Timing was on my side by arriving in Ecuador on Easter. I got a chance to eat Fanesca which is served only once a year on Good Friday. It’s a rich squash based soup with twelve kinds of beans served with a multitude of toppings.
However, what I found most special about this meal is not so much that it’s only served and consumed annually, but how it was prepared by four different households. Yes, that’s right, it took four families to cook it!
The families are all related through the four sisters whose houses are staggered slightly above each other on a plot of land in the hilly area of Ibarra. Prep work was done between the two houses near the top of the hill with ingredients being carried between each other to be cooked.
One kitchen was full of people chopping up squash and separating beans, while the dining room table had kids helping out the adults chop some colourful vegetables while separating more beans and rice. When I entered the kitchen in the other house, I was met with the aroma of food being boiled and fried on the small gas stove. While savouring the scent and gazing out into the mountainous backdrop, Julio and I were handed a knife, chopping board, plantains and was motioned to chop them into slices. Hooray, I contributed!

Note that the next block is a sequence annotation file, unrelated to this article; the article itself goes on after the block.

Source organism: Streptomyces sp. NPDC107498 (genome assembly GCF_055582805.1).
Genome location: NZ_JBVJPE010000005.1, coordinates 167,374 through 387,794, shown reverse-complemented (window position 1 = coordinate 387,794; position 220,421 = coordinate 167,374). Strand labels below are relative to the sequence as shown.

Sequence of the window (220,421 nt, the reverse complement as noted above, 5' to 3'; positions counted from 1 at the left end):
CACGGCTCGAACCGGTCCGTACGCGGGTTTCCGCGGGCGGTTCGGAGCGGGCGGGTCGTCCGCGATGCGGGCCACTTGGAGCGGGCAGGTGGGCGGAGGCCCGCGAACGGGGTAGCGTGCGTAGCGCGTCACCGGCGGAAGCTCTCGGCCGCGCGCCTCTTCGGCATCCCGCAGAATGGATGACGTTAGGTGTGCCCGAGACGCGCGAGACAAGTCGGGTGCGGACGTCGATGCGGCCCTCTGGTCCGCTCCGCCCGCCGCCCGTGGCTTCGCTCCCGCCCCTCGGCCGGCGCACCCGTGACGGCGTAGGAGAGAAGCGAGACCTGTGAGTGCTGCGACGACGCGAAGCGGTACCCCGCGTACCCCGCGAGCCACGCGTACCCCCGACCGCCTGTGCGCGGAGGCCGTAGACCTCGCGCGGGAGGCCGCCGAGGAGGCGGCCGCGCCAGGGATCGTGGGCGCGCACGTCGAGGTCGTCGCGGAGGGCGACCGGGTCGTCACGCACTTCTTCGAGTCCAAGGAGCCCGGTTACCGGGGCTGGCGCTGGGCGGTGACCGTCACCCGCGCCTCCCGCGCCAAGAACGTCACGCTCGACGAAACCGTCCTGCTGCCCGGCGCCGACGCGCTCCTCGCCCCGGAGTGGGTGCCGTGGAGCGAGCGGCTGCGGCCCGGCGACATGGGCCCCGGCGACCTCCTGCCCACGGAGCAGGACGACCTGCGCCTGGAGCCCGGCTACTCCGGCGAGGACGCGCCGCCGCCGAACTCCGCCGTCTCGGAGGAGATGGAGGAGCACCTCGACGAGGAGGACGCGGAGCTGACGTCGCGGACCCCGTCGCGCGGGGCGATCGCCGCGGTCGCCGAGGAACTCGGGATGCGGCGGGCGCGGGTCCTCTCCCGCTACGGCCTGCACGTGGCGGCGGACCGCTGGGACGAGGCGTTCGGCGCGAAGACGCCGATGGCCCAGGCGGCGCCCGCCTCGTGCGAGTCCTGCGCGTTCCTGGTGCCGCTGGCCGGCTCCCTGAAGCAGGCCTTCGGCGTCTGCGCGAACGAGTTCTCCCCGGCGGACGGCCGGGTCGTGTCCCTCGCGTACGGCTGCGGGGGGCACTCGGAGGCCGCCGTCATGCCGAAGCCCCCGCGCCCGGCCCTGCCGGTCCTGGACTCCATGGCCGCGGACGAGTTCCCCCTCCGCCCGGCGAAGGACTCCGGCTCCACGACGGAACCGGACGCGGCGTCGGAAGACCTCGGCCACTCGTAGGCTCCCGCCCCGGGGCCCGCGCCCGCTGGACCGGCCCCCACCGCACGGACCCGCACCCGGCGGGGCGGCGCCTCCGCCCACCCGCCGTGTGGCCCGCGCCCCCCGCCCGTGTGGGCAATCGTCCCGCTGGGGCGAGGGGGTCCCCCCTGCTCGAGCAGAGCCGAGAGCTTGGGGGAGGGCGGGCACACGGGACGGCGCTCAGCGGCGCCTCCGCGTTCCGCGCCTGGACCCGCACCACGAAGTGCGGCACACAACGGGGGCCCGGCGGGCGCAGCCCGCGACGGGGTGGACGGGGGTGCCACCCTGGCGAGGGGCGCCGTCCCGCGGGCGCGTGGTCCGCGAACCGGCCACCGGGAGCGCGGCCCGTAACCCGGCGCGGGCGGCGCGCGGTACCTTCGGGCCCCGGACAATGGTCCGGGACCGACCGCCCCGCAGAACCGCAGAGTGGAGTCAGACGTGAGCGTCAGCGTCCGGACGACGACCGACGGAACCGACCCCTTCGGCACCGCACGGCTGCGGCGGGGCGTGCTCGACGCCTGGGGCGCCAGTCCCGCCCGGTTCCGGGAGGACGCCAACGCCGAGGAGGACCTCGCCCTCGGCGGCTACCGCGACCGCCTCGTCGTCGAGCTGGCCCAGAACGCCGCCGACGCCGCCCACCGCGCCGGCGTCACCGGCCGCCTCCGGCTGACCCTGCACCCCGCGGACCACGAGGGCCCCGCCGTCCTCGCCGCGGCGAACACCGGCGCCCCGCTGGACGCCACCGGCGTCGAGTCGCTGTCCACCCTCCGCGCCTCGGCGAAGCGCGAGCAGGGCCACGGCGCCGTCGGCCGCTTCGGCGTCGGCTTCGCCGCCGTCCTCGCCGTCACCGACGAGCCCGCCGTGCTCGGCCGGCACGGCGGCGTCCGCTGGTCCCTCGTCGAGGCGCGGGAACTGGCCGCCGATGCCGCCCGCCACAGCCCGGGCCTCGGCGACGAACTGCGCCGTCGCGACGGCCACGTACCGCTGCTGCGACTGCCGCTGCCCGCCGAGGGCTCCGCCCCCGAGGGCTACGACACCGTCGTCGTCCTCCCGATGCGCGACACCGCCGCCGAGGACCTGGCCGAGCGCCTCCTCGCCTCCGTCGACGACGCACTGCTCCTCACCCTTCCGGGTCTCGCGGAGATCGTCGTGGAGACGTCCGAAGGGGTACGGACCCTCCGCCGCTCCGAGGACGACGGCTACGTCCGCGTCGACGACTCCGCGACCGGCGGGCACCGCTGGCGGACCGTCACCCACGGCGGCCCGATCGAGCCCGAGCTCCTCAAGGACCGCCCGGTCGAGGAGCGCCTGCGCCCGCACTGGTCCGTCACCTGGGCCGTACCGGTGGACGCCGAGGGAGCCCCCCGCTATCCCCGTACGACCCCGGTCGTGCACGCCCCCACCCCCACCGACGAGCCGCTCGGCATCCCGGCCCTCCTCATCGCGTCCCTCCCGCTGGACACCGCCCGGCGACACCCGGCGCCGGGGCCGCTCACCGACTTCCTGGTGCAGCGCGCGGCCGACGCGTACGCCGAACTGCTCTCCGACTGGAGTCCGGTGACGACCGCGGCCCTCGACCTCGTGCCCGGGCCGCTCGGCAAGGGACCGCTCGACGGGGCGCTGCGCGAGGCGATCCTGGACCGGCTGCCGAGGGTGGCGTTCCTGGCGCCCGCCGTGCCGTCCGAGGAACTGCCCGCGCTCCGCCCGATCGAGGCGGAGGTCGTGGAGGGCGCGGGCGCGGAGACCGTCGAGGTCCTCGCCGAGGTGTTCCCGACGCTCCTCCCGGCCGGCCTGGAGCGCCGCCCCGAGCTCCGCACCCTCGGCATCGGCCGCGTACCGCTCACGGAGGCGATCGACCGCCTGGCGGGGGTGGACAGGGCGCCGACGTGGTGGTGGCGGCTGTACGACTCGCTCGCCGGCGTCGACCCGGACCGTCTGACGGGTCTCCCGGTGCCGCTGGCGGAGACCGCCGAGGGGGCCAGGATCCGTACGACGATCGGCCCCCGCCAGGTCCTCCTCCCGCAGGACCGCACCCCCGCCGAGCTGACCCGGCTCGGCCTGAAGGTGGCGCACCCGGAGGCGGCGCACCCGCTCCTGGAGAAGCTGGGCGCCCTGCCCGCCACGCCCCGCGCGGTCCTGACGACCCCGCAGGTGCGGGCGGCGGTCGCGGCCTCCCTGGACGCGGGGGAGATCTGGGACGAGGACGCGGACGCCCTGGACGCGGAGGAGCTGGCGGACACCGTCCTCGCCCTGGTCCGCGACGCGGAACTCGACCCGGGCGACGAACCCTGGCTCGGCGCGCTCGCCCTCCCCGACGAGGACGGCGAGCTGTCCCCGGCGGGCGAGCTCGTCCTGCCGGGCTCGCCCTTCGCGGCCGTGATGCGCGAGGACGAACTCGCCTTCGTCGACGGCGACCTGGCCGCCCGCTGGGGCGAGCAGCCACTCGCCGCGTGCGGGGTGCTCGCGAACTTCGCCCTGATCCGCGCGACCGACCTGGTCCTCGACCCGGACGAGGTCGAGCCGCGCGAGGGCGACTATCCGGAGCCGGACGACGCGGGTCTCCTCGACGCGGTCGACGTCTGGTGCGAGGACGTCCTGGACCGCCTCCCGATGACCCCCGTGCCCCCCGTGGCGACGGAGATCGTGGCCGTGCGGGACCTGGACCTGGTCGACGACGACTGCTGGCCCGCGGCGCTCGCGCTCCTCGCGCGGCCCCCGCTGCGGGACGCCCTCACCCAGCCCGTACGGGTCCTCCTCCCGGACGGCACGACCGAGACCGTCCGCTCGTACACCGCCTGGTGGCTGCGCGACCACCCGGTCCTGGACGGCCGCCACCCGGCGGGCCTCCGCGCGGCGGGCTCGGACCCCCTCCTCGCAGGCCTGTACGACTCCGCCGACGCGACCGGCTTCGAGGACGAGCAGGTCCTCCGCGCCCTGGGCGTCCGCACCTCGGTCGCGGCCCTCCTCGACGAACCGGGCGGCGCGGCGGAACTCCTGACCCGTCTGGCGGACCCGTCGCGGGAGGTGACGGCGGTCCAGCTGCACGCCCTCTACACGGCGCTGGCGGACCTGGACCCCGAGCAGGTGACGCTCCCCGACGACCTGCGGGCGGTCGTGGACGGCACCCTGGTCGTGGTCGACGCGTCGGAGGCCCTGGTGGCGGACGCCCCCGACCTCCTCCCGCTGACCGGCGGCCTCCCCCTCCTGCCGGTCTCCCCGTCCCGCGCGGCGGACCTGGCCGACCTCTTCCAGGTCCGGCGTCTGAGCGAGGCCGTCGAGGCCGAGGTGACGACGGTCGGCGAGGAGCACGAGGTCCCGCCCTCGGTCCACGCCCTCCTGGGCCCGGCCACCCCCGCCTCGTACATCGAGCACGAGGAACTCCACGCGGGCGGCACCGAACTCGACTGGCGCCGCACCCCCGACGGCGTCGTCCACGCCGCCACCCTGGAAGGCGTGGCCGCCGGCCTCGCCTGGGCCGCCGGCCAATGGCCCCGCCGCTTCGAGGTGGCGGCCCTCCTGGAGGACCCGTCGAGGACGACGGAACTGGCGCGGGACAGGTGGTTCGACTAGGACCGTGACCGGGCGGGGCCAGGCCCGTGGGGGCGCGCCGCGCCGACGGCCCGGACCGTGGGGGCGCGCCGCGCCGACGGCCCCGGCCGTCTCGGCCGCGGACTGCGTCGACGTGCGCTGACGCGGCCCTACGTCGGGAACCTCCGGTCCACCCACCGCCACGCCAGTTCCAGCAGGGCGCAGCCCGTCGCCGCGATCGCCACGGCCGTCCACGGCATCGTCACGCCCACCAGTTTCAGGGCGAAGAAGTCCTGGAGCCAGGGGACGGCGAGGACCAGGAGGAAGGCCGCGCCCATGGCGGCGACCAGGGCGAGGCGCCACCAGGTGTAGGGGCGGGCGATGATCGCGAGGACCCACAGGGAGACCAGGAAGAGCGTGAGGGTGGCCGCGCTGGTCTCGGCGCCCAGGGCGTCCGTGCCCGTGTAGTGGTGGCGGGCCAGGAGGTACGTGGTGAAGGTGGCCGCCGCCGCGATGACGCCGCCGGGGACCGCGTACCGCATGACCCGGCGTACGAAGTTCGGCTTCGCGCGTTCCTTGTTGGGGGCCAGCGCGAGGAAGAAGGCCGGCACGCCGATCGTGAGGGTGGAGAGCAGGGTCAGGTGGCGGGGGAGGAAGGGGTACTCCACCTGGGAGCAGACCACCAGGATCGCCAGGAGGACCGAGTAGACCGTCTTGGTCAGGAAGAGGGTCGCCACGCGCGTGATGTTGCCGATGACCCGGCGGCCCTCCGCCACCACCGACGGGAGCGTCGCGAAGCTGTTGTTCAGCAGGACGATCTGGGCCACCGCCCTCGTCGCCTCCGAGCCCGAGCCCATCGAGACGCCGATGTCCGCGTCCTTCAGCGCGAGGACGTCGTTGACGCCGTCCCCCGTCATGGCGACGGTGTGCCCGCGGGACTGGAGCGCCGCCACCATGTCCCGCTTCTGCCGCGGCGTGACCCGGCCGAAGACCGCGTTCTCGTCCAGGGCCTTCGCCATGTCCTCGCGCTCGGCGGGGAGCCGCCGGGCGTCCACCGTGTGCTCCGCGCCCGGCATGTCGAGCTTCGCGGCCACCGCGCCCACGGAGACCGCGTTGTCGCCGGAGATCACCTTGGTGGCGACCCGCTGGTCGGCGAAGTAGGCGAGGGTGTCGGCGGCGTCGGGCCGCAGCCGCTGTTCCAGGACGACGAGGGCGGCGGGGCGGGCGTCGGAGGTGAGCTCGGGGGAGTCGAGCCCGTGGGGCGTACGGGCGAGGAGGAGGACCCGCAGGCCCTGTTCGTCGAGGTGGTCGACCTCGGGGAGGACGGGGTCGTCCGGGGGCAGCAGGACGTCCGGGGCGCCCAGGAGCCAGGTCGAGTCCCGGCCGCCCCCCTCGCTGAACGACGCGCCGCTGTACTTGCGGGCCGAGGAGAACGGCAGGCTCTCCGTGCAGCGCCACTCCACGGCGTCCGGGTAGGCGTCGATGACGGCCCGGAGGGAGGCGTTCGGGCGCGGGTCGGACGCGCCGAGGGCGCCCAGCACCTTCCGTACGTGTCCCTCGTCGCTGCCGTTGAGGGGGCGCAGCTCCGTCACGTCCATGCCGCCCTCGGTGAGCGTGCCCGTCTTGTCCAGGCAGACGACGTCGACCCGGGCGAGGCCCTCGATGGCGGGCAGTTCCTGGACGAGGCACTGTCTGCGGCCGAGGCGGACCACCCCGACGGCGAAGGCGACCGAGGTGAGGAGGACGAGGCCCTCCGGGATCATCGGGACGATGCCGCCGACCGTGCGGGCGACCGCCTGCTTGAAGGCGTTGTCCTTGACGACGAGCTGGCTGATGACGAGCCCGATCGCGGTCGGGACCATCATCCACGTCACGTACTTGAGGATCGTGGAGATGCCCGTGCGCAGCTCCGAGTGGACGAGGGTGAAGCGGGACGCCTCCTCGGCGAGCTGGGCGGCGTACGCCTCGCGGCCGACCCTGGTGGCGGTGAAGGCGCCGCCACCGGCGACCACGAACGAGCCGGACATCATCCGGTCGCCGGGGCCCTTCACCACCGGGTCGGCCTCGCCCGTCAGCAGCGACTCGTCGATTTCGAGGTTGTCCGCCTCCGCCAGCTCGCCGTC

Meanwhile, out on the laneway was a makeshift fire pit of bricks, grills and some rebar where two pots were heating up with the firewood I helped gather earlier in the morning. Ingredients were added to the gigantic pot which slowly reduced to the soup while the smaller pot was slowly boiling milk, rice and cinnamon for dessert. Kids, adults and even the dogs would pass by under the tarp every so often being drawn in by the amazing smell of the soup as it came together.
Once everything was ready, extra tables and chairs were brought in from all the other houses to setup the dining room – one table for the adults and one for the kids where I was seated. After all families were gathered around, a blessing in Spanish and the Lord’s prayer were recited before enjoying the delicious meal where everyone was lost in conversation and laughter that I could not understand, only picking out a few words I’m familiar with.
At one point, it was explained to me that the mixing of twelve beans had a religious significance, possibly with the twelve apostles of Jesus. However, the whole process took on a different meaning to me. The laborious cooking of Fanesca, represented the togetherness and bond between the families through their efforts to make a great holiday meal.